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Ramps Pesto

Ramps Pesto

 Well, after reading about ramps for years, and never tasting them, I’m finally on the ramps bandwagon. If you’ve never eaten them, your time is running short this year because the season is almost over. If you’re lucky you’ll live near a farmer’s market that sells them. But if you’re even luckier, you’ll have a friend who gives you some, like the ones I got from my neighbor Insung, who got hers from a friend who picked them in New York’s Catskills Mountains. They grow wild in many places across the Eastern U.S. and Canada, from Nova Scotia to the the American South, including Richwood, West Virginia, a town that just celebrated its 76th annual Ramp Feed, or Feast of the Rampsome, as the locals call it. 

“Allium tricoccum,” the botanic name of ramps, already tells you something – that it’s in the onion family and they have a garlicky, oniony flavor. In the 1987 movie Matewan, when an Italian woman receives some ramps to flavor her stew from an Appalachian woman in West Virginia, she smells them and declares “aglio!” (garlic).  The strong smell permeates everything – including the refrigerator, so make sure you wrap them well or put them in a container.
For my bounty, I decided to make a ramp pesto, and I added in some spinach to stretch it a little further. You could also add arugula or nothing extra at all. But the added spinach helped intensify the green color. To aid in keeping the color green, I also first blanched the ramps in boiling water for a couple of minutes.
It’s great merely smeared on some toast.
Or spread a swath of ramps pesto on a plate with grilled fish, like the one below. This was a delicious dish I ate recently at Ed’s Chowder House in New York City, served with fava beans and hen-of-the-woods mushrooms.
Or just add a few minced ramps to your potato salad this weekend to give it a really nice “bite.” Click here for my potato salad recipe.
Happy Memorial Day!

Ramps Pesto
printable recipe here

1 bunch ramps (about 20 stalks)
1 small bunch spinach (about 1/2 cup packed hard)
1 cup toasted walnuts
2/3 cup olive oil
sea salt, white pepper to taste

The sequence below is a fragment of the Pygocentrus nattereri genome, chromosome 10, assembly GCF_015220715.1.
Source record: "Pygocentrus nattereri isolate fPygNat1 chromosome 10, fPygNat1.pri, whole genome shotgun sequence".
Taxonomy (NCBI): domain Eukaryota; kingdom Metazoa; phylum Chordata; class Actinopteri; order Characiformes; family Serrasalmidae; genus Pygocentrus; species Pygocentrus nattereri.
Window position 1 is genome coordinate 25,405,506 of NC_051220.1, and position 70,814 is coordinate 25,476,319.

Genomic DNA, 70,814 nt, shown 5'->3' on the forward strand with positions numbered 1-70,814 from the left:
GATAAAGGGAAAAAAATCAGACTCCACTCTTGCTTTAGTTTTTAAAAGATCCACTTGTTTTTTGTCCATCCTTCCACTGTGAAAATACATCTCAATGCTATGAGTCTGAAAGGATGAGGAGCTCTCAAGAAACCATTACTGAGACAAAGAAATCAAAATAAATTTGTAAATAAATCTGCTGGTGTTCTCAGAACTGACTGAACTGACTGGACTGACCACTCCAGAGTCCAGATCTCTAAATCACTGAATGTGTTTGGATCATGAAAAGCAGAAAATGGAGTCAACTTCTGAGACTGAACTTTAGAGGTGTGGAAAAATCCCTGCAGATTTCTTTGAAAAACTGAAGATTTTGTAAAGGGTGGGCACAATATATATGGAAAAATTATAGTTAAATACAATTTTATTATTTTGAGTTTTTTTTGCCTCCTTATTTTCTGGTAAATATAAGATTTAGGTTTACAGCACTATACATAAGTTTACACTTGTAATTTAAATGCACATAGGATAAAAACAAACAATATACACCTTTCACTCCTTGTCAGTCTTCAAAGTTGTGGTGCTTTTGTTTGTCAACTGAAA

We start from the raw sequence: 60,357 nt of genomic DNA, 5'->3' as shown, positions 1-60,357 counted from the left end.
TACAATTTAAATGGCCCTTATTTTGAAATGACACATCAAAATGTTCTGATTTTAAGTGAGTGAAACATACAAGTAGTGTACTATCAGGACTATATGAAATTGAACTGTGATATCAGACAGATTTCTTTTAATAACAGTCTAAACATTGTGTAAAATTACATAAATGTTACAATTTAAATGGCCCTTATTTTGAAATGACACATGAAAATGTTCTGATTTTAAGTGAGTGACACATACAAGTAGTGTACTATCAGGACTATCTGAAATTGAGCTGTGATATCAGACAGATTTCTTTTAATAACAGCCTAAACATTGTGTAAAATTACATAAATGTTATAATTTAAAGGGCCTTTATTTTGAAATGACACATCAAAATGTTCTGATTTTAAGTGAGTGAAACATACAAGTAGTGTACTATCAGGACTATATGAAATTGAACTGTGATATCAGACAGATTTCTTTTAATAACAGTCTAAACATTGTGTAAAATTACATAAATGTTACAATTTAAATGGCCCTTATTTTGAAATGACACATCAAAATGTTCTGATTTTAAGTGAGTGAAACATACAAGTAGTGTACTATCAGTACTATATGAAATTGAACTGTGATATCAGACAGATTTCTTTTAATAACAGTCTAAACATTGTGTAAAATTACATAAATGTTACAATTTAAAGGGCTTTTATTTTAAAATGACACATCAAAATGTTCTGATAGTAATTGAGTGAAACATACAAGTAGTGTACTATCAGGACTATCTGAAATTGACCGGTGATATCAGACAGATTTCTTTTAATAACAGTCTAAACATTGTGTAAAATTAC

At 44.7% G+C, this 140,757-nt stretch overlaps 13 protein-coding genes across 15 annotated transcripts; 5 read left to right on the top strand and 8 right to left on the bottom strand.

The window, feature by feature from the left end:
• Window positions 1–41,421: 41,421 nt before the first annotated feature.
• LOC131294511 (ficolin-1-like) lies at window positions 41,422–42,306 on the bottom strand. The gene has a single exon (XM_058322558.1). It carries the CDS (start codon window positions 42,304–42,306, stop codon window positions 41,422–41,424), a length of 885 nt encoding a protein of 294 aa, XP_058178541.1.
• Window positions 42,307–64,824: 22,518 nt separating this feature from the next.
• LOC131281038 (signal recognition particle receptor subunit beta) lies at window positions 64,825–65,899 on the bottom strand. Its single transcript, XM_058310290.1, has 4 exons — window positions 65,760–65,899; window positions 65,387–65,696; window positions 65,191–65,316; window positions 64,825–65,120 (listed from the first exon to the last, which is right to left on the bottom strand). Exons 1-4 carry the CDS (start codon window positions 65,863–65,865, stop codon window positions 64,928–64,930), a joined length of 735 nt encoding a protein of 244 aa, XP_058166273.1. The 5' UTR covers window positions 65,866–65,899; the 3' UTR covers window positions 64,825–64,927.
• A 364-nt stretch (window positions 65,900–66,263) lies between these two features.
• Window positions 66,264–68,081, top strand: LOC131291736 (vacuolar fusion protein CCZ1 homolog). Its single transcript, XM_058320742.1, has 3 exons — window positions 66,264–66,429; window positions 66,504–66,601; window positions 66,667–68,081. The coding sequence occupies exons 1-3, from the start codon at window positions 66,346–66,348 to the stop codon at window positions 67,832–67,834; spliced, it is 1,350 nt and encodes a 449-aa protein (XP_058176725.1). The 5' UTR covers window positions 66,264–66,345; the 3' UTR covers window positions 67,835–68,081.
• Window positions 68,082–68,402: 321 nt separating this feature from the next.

3/4 cup grated parmesan cheese

Blanch the ramps and dry them on paper towels.  (optional, but the color will stay brighter if you do this step.) Put
everything except parmesan cheese in a food processor and keep pulsing
until you have a creamy mixture. Add more olive oil if needed to make it looser. Mix in
the cheese later if you’re planning to freeze, otherwise, stir in the cheese and serve – over pasta, on bread toasts, with grilled fish or chicken.

This Post Has 10 Comments
  1. Would you believe I saw ramps here in a upscale grocery store for 29.00 a pound! I did a double take, couldn't believe it! Crazy! Can't find them anywhere else here, so I guess I won't be tasting your wonderful sounding pesto anytime soon.

  2. la traduzione in italiano di ramps non mi portava a nulla ma quando ho scritto su google "allium tricoccum" finalmente il mistero si è svelato…è l'aglio ursino ! Difficile da trovare ma delizioso, sei stata fortunata Linda e questo pesto deve essere veramente speciale ! A presto cara, buona domenica !

  3. Picked up ramps yesterday and was planning on a pesto. Loving the idea of adding the spinach – or may just add arugula. It's versatility is grand. I should have picked up more. I am loving all of your ideas. $3.00 bunch farmers market. Vive les ramps!

  4. I saw ramps for sale ($16 a pound) in the San Francisco Ferry Market when I was there last week, along with fiddleheads and other wonderful spring offerings. They were all so tempting! You are so lucky to have had a good supply to make this wonderful presto–the fish you had at Ed's also looks so delicious.Since I am in a landlocked area of the country all I do is crave seafood all the time 🙂

  5. Oh, but this sounds great. I have not seen ramps in our grocery stores here – sometimes at this time of year the Farmers' Markets have them, but overall they are real rarity here in Los Angeles. This year, however, they have garnered lots of ink in mags and online, so hopefully next year I will see more. There is something so special to there ultra-seasonal items, don't you think? It is part of their charm that they come and go do quickly.

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